Driving in the German Alps can take some time getting used to, especially if you haven't driven at a higher altitude before, but most German mountain roads are in very good condition. During winter, having snow chains might be a requirement for driving in the mountains — if you visit during the winter months, ask your rental car provider about the availability of snow chains in advance.

There are no enforced speed limits on some motorways that are part of the German Autobahn system, as well as on some two-lane expressways (or Kraftfahrstraßen) that have a physical barrier between the lanes. Do keep in mind, though, that if you're traveling at the speed of more than 130 km/h (81 mph) and are involved in a collision, you can still be held liable for the accident even if you did not cause it. Furthermore, some rental car companies' insurance doesn't cover you in Germany if you had an accident while traveling at a speed above 130 km/h (81 mph). Therefore, not exceeding this speed might keep you on the safe side, even if it is not enforced by the law.

While there are no speed limits on some of the motorways of the Autobahn system, they are in place on many other motorways. Speed cameras are in use in Germany on those roads and using any radar detector, even that of a mobile app, is forbidden by law.

What languages are spoken in Germany?

The official and everyday language of Germany is, of course, German. Different varieties and dialects of German are spoken across the country, but everybody understands Standard German.

The level of knowledge of English is quite high in Germany, albeit perhaps slightly lower than in the neighboring Netherlands or Scandinavia. English is better understood among younger urban populations and people working in the service and tourist industries, but even in the rural parts of the country, you'll probably find at least some people who speak it. At the same time, even in the big cities you're also likely to meet some people who don't speak any English, so learning at least some basic German wouldn't hurt.

Germany is home to large diasporas of speakers of languages like Turkish, Italian, and Spanish, so they can also come in handy. Many Germans also learn French in school and have at least a basic understanding of the language.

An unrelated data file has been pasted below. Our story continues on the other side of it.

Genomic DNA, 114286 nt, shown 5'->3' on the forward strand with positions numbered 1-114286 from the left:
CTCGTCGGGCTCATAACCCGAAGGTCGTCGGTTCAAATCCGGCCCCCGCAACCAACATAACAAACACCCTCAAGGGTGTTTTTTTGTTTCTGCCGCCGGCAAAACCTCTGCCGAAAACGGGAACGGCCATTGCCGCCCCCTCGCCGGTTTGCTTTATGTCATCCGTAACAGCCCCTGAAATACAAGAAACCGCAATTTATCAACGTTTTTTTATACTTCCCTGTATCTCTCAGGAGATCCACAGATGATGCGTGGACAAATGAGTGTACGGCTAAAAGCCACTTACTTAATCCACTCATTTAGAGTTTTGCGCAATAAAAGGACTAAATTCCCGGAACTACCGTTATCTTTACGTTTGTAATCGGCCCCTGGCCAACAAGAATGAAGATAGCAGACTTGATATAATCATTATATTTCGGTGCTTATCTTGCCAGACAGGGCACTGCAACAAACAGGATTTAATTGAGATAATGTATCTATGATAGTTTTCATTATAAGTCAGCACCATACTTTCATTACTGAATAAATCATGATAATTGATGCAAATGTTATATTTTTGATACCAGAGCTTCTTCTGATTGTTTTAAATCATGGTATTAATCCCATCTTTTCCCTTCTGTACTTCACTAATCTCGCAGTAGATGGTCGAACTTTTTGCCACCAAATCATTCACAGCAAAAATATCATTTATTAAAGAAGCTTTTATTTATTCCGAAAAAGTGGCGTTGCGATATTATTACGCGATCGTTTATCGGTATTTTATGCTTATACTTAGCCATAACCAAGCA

What is German culture like?
While some old stereotypes portray Germans as either stiff or too blunt, the people of Germany are actually one of the main reasons to visit the country! Most are very kind, honest, and hospitable, especially once they've gotten to know you a little bit better.

Overall, German society is quite modern and open-minded, although, like anywhere else, people living in the countryside and small towns are a bit more conservative than urbanites. Orderliness and respect for anyone's personal space are very important in German culture.

Most Germans are Christians, mainly Protestants in the northern part of the country and Catholics in the south. Overall, religion doesn't play an especially large role in German society, with most people fairly open-minded about other views. Many people identify as agnostics or atheists. About 2%-5% of Germany's inhabitants are Muslims, mainly of Turkish origin. Many German Muslims are fully westernized while others remain more traditional.

Political beliefs and religious views are normally considered a personal matter in Germany. Making generalized, sweeping statements and being overly vocal about your convictions in public are generally frowned upon. Trying to discuss issues like history, current politics, or the refugee crisis with strangers is usually not the best idea.

Aleksandrs Buraks

Head of Growth at DiscoverCars.com
Aleksandrs has over 10 years of experience in marketing with a focus on creating stellar content that provides topical insights using data. Having taken five road trips across Europe and one in the U.S., he is passionate about traveling by car. His favorite countries to visit are Denmark and Thailand. You can find him on Linkedin, Facebook, and Twitter.